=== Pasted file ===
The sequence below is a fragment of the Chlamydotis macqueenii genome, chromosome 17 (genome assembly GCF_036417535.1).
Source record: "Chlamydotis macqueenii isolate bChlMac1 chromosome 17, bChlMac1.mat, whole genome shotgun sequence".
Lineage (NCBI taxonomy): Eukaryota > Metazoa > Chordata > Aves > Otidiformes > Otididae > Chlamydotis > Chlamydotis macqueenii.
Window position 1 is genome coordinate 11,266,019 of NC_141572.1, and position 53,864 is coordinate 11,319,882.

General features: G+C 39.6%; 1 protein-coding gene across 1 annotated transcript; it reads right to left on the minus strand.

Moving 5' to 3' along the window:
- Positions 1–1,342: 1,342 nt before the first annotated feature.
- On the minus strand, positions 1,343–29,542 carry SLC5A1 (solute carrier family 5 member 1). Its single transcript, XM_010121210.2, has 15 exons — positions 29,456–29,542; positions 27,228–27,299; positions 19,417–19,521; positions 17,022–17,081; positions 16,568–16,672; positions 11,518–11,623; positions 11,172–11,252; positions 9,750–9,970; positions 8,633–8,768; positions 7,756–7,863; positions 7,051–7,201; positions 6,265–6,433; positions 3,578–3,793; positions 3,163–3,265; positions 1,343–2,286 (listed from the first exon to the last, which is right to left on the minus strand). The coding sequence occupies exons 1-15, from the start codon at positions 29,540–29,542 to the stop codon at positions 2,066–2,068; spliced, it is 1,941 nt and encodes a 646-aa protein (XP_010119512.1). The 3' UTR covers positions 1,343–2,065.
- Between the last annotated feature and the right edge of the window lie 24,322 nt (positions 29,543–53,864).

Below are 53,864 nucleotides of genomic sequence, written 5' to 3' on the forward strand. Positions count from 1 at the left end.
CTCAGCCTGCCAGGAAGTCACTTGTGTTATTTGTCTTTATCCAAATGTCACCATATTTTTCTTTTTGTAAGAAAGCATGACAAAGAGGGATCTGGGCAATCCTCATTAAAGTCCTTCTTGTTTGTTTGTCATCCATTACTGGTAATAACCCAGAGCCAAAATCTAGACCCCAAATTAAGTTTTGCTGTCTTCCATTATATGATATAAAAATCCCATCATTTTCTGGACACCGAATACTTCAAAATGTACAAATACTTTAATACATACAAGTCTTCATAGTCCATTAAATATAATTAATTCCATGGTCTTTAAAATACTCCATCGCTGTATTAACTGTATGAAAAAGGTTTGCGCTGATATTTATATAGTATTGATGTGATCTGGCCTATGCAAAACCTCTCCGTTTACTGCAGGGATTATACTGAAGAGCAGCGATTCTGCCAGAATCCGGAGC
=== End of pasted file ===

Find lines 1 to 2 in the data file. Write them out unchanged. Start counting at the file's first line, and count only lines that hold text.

The sequence below is a fragment of the Chlamydotis macqueenii genome, chromosome 17 (genome assembly GCF_036417535.1).
Source record: "Chlamydotis macqueenii isolate bChlMac1 chromosome 17, bChlMac1.mat, whole genome shotgun sequence".